City Courses Expensive, Poisoned

City-owned golf is under-used, expensive, and toxic. So why keep them?

By Matt Baume
|  Wednesday, Oct 13, 2010  |  Updated 12:07 PM PDT
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Open House: A Golf Course View Estate

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Golf is popular in San Francisco, but is a city course worth the cost?

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If a good game worth it if it means standing ankle-deep in poison?

Of the more than 2,000 pounds of pesticide applied each year to San Francisco parks, nearly half goes on to golf courses. Although application citywide has declined over the last decade and a half, five municipal golf courses still get a heavy dosing of toxic chemicals.

The worst is the Harding Golf Course near Lake Merced. Not only are the most dangerous chemicals applied there, and not only are they applied in the greatest amount, but pesticides have been shown to filter their way down into the watershed and infiltrate streams and lakes. That means that threatened species around the lake may be dying out so that a few golfers can have a dandelion-free lawn.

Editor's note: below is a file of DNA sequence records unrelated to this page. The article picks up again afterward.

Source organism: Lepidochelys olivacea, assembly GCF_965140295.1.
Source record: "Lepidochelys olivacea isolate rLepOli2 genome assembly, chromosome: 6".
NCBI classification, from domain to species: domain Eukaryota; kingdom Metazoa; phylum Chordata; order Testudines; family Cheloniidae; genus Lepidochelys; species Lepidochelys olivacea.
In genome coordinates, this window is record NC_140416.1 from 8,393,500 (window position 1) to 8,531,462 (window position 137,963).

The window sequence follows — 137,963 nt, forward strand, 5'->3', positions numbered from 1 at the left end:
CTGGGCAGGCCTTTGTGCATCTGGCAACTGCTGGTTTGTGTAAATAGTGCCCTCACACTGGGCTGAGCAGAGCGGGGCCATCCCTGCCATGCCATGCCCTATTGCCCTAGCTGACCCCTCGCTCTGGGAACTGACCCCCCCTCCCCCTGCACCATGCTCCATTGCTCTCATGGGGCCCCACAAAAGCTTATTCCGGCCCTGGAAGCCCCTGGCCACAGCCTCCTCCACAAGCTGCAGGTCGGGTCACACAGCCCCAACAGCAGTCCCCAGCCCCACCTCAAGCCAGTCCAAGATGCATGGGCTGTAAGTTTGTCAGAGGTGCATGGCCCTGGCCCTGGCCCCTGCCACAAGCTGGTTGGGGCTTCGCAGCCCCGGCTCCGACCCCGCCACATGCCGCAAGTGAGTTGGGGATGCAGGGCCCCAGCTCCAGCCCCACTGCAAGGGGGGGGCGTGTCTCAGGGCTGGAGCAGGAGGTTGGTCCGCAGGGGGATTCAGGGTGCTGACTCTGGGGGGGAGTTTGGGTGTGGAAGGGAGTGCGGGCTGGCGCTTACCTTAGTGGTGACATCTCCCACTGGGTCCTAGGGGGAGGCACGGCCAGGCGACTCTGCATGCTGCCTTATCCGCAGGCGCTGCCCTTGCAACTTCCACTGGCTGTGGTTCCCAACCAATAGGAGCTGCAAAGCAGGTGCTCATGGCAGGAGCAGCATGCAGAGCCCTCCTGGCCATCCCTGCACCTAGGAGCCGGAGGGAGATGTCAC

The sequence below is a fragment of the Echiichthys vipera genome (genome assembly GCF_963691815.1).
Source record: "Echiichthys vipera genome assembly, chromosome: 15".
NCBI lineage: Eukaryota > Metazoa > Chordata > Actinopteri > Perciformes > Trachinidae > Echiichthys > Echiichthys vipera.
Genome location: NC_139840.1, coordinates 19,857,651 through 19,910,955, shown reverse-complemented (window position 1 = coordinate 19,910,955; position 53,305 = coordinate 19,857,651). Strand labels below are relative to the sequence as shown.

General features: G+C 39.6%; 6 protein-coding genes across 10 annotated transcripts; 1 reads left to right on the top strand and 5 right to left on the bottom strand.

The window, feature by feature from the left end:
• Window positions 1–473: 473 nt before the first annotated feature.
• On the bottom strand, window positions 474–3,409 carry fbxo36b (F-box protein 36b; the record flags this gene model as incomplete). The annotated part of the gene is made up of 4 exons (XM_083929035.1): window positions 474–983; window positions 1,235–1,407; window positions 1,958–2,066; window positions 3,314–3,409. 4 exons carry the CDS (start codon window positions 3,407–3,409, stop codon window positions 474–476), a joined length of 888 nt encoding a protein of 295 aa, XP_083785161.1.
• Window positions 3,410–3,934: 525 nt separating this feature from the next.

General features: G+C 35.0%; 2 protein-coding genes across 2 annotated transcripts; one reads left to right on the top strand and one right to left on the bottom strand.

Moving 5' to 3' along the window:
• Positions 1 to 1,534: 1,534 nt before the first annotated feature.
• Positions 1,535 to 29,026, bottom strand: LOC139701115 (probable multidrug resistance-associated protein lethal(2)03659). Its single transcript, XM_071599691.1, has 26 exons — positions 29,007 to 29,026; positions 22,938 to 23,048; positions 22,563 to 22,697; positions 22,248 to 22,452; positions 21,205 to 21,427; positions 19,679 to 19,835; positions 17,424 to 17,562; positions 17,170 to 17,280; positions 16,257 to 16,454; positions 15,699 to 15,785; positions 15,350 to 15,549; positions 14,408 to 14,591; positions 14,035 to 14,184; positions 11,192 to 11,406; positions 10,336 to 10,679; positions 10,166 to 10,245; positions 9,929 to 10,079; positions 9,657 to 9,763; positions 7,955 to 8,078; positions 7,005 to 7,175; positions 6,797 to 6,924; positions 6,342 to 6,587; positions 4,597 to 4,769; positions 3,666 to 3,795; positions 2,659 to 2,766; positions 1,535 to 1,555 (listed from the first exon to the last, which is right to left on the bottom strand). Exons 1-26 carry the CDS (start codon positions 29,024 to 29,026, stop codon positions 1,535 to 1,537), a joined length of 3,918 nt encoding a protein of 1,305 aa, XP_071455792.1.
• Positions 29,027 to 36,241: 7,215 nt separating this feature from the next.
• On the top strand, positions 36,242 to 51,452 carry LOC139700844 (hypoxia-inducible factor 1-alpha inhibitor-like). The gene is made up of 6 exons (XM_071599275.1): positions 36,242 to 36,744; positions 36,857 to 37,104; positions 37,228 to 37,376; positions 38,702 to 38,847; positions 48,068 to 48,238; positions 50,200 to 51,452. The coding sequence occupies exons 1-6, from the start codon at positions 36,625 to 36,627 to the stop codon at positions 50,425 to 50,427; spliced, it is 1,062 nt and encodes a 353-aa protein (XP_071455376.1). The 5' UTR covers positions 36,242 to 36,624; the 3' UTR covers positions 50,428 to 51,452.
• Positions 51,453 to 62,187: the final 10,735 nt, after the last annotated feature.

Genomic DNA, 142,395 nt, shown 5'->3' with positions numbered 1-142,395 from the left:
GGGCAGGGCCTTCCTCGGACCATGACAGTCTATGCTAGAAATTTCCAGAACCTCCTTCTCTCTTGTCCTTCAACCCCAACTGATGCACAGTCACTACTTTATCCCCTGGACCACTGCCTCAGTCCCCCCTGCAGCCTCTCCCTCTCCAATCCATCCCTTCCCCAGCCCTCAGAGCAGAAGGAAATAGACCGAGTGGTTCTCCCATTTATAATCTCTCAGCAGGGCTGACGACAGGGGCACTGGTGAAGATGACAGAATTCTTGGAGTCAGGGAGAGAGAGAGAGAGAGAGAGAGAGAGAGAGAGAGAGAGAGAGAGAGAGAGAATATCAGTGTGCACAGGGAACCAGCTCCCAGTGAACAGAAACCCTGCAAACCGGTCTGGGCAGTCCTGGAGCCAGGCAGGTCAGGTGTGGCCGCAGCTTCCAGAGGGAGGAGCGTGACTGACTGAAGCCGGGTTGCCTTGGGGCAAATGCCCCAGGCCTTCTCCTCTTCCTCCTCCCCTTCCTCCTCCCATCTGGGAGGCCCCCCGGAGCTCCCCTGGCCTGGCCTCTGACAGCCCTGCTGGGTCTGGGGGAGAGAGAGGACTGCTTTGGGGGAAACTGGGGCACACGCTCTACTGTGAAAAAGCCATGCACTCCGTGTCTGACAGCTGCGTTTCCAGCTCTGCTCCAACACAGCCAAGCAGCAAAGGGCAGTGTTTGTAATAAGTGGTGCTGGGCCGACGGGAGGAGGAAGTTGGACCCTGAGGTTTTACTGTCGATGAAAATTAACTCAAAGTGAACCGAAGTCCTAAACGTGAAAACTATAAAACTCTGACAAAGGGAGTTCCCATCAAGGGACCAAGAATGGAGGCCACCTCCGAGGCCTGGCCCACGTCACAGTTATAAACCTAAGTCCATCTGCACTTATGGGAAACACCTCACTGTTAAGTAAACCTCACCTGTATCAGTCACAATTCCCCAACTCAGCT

One reason for the pesticide use: budget cuts. When Rec and Parks cuts staff, it has to rely increasingly on chemical pest and week management.

Of course, the city could always ditch the golf courses and turn them into more natural parkland. There's no shortage of courses in nearby cities, and San Francisco's courses are notoriously under-used. A recent analyst recommended re-examining city ownership of such amenities, citing the high cost and meager public benefit.

But no matter which way you look at it, losing the golf courses and their accompanying poisons would probably be a win for the environment.

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